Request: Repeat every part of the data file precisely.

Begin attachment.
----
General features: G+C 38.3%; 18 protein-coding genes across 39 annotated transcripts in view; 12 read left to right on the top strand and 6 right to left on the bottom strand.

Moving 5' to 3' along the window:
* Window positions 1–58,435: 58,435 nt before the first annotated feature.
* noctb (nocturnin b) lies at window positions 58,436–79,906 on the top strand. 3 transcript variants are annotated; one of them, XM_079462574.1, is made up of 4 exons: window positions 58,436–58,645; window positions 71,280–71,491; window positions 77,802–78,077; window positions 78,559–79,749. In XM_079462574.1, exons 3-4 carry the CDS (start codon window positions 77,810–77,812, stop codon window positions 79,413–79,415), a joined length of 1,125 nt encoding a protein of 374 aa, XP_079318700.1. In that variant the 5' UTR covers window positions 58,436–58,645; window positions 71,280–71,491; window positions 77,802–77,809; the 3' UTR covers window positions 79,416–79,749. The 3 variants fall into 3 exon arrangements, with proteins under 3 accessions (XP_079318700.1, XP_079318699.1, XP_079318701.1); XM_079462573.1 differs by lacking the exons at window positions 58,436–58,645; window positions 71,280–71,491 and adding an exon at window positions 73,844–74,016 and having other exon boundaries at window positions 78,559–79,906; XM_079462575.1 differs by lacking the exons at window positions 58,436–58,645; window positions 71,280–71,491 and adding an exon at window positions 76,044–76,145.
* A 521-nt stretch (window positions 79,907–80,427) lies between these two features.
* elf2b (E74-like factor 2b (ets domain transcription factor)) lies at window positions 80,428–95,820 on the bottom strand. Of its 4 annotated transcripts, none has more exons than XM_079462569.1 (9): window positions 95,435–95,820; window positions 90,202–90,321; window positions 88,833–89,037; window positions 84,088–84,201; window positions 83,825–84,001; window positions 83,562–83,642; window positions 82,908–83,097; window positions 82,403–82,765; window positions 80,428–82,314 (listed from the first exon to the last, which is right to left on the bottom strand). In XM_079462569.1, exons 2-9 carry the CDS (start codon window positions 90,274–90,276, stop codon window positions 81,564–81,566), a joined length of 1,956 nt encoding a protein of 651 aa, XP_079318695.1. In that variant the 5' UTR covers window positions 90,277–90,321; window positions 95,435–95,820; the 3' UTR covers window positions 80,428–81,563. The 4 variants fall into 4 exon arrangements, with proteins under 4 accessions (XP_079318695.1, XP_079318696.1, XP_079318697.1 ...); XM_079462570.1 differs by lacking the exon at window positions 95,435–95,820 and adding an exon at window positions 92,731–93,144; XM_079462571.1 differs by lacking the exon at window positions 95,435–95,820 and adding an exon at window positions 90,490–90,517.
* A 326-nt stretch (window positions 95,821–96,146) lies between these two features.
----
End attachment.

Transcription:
General features: G+C 38.3%; 18 protein-coding genes across 39 annotated transcripts in view; 12 read left to right on the top strand and 6 right to left on the bottom strand.

Moving 5' to 3' along the window:
* Window positions 1–58,435: 58,435 nt before the first annotated feature.
* noctb (nocturnin b) lies at window positions 58,436–79,906 on the top strand. 3 transcript variants are annotated; one of them, XM_079462574.1, is made up of 4 exons: window positions 58,436–58,645; window positions 71,280–71,491; window positions 77,802–78,077; window positions 78,559–79,749. In XM_079462574.1, exons 3-4 carry the CDS (start codon window positions 77,810–77,812, stop codon window positions 79,413–79,415), a joined length of 1,125 nt encoding a protein of 374 aa, XP_079318700.1. In that variant the 5' UTR covers window positions 58,436–58,645; window positions 71,280–71,491; window positions 77,802–77,809; the 3' UTR covers window positions 79,416–79,749. The 3 variants fall into 3 exon arrangements, with proteins under 3 accessions (XP_079318700.1, XP_079318699.1, XP_079318701.1); XM_079462573.1 differs by lacking the exons at window positions 58,436–58,645; window positions 71,280–71,491 and adding an exon at window positions 73,844–74,016 and having other exon boundaries at window positions 78,559–79,906; XM_079462575.1 differs by lacking the exons at window positions 58,436–58,645; window positions 71,280–71,491 and adding an exon at window positions 76,044–76,145.
* A 521-nt stretch (window positions 79,907–80,427) lies between these two features.
* elf2b (E74-like factor 2b (ets domain transcription factor)) lies at window positions 80,428–95,820 on the bottom strand. Of its 4 annotated transcripts, none has more exons than XM_079462569.1 (9): window positions 95,435–95,820; window positions 90,202–90,321; window positions 88,833–89,037; window positions 84,088–84,201; window positions 83,825–84,001; window positions 83,562–83,642; window positions 82,908–83,097; window positions 82,403–82,765; window positions 80,428–82,314 (listed from the first exon to the last, which is right to left on the bottom strand). In XM_079462569.1, exons 2-9 carry the CDS (start codon window positions 90,274–90,276, stop codon window positions 81,564–81,566), a joined length of 1,956 nt encoding a protein of 651 aa, XP_079318695.1. In that variant the 5' UTR covers window positions 90,277–90,321; window positions 95,435–95,820; the 3' UTR covers window positions 80,428–81,563. The 4 variants fall into 4 exon arrangements, with proteins under 4 accessions (XP_079318695.1, XP_079318696.1, XP_079318697.1 ...); XM_079462570.1 differs by lacking the exon at window positions 95,435–95,820 and adding an exon at window positions 92,731–93,144; XM_079462571.1 differs by lacking the exon at window positions 95,435–95,820 and adding an exon at window positions 90,490–90,517.
* A 326-nt stretch (window positions 95,821–96,146) lies between these two features.